That was my dad’s response when I first told him about the idea of drifting away from counseling to venture into social entrepreneurship. I planned to make lotay – portable bidets to help wash oneself with water after urination and defecation.
The conversation left my parents appalled. South Asian families don’t usually talk about “bathroom stuff” in public, let alone design lotay.
My father called for an emergency family conference in the bedroom to discuss my announcement—after all, we couldn’t very well talk about such an offensive topic at the kitchen table. And so we all huddled in the bedroom arguing, explaining and persuading.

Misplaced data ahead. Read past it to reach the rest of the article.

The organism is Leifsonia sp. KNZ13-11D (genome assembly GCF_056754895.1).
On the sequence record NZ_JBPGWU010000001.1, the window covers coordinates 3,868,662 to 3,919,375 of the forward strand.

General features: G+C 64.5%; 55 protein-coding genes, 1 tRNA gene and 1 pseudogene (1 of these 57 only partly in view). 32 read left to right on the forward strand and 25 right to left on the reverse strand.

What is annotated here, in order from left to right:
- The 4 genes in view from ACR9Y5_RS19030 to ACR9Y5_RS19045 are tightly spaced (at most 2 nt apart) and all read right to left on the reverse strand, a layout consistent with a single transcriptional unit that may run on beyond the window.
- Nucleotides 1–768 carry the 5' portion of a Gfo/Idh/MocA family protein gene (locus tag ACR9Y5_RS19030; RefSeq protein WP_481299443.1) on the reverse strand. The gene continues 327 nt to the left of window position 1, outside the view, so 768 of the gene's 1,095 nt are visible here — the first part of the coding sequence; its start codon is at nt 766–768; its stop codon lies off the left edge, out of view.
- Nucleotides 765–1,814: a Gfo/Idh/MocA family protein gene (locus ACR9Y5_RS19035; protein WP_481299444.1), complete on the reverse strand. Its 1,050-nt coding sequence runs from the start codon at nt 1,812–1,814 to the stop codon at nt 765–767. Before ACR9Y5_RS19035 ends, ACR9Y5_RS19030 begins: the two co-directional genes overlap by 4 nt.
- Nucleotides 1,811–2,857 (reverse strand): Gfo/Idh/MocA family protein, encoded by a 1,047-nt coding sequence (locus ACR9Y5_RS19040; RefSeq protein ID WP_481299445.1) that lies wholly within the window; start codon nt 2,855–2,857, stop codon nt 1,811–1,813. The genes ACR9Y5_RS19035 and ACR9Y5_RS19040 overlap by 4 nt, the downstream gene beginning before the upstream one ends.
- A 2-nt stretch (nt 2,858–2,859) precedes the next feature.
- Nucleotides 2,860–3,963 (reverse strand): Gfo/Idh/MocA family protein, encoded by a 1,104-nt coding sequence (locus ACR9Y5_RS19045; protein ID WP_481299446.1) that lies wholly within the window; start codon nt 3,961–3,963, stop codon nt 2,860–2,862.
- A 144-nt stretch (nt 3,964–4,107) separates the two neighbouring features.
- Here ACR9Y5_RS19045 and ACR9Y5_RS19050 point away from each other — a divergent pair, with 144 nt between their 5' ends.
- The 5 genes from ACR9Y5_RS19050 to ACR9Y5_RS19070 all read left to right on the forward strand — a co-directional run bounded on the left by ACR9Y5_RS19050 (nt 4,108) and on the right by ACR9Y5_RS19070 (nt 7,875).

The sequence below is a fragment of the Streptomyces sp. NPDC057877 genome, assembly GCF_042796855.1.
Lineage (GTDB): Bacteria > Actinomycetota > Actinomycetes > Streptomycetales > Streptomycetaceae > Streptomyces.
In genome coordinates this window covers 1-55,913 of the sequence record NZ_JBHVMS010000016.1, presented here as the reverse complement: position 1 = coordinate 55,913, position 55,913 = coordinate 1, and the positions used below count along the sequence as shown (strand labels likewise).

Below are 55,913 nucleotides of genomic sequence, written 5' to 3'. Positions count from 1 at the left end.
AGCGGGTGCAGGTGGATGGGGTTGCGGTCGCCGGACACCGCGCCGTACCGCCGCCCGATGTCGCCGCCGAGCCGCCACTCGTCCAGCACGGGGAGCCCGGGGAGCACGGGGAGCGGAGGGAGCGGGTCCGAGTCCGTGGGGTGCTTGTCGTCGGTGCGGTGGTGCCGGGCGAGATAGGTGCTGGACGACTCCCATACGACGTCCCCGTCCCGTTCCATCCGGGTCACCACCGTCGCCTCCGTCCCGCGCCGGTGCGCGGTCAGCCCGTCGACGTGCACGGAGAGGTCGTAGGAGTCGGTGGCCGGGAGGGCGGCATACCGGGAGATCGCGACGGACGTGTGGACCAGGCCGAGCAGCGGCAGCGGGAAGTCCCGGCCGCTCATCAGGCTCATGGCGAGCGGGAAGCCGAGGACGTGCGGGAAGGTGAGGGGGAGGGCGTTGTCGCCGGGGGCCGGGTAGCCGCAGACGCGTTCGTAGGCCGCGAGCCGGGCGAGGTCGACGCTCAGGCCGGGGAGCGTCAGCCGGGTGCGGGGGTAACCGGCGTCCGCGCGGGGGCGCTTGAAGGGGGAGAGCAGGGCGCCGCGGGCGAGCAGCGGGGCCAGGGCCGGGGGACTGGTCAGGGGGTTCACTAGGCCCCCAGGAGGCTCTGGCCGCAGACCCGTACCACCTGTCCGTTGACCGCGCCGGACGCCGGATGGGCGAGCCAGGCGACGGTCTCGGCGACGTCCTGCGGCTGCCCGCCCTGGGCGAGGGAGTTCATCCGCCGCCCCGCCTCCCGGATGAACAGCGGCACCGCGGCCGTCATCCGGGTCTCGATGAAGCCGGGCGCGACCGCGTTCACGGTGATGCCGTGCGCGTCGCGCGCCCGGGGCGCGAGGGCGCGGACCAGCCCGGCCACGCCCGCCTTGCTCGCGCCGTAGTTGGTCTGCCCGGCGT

My parents were devastated because I was about to abandon the career they had selected for me—a career that included a graduate degree and respectable job that guaranteed a secure future– to work on something that we, as community, haven’t yet embraced openly.
My seven and eight-year old boys felt mortified that mommy was going into a business that involves peoples’ butts. I felt like a duck, staying calm on the surface, and paddling like hell underneath. Thankfully, my brother and husband, my two accomplices in this career-switch crime, defended my decision to the rest of my skeptical family. Needless to say, it was an emotional, somewhat angry, and tremendously insightful conversation among three generations.
Editor’s Note: Sonia Syed Rehman is co-founder of Aquabean and mom to two hands-on boys (order of titles changes as the day progresses). This article originally appeared on AltMuslimah.com and is excerpted here with permission.